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A.Word.A.Day--chrestomathy

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chrestomathy (kres-TOM-uh-thee) noun

1. A volume of selected literary passages, usually by one author.

2. A selection of literary passages from a foreign language, especially one assembled for studying a language.

[From Greek chrestomatheia, from chrestos (useful) + manthanein (to learn) These two parts of the word ultimately derive from Indo-European gher- (to like or want) which gave us yearn, charisma, greedy, exhort; and mendh- (to learn) that resulted in the terms mathematics and polymath.]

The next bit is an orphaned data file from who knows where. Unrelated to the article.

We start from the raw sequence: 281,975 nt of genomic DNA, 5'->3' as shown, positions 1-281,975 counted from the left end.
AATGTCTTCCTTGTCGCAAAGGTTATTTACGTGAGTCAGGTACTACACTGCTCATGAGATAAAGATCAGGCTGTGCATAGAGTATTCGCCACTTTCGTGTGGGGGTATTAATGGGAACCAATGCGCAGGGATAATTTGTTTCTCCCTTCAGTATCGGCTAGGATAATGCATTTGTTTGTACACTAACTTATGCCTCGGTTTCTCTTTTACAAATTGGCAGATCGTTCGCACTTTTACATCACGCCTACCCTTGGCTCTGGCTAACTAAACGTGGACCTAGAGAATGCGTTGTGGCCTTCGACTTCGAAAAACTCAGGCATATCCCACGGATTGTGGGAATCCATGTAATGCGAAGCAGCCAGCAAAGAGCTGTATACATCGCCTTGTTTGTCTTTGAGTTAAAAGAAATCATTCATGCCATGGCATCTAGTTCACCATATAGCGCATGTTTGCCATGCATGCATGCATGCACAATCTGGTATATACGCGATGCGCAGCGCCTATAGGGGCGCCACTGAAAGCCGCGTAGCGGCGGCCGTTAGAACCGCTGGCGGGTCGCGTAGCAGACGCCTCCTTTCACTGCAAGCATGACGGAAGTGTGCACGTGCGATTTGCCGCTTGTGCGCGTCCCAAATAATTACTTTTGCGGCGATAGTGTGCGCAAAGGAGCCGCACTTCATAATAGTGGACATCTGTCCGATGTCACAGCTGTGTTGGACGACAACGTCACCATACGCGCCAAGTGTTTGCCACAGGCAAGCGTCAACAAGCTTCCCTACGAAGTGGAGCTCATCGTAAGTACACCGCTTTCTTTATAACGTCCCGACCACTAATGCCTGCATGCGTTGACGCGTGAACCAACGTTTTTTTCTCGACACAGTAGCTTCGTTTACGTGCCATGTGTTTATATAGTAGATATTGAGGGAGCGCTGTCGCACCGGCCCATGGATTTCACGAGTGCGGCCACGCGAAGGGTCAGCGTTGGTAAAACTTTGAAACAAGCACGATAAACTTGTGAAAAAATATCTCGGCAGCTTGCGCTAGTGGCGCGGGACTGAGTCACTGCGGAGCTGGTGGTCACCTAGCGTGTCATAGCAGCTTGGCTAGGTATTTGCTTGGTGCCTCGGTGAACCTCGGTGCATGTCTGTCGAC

An example: A Mencken Chrestomathy.

"'Emerson In His Journals' is more than a mere chrestomathy from the diaries, journals and notebooks. It is indeed a superbly edited volume."
Robert Taylor; Book Making; Boston Globe; May 16, 1982.

This week's theme: Words about books

X-Bonus

Shadow owes its birth to light. -John Gay, poet and dramatist (1685-1732)

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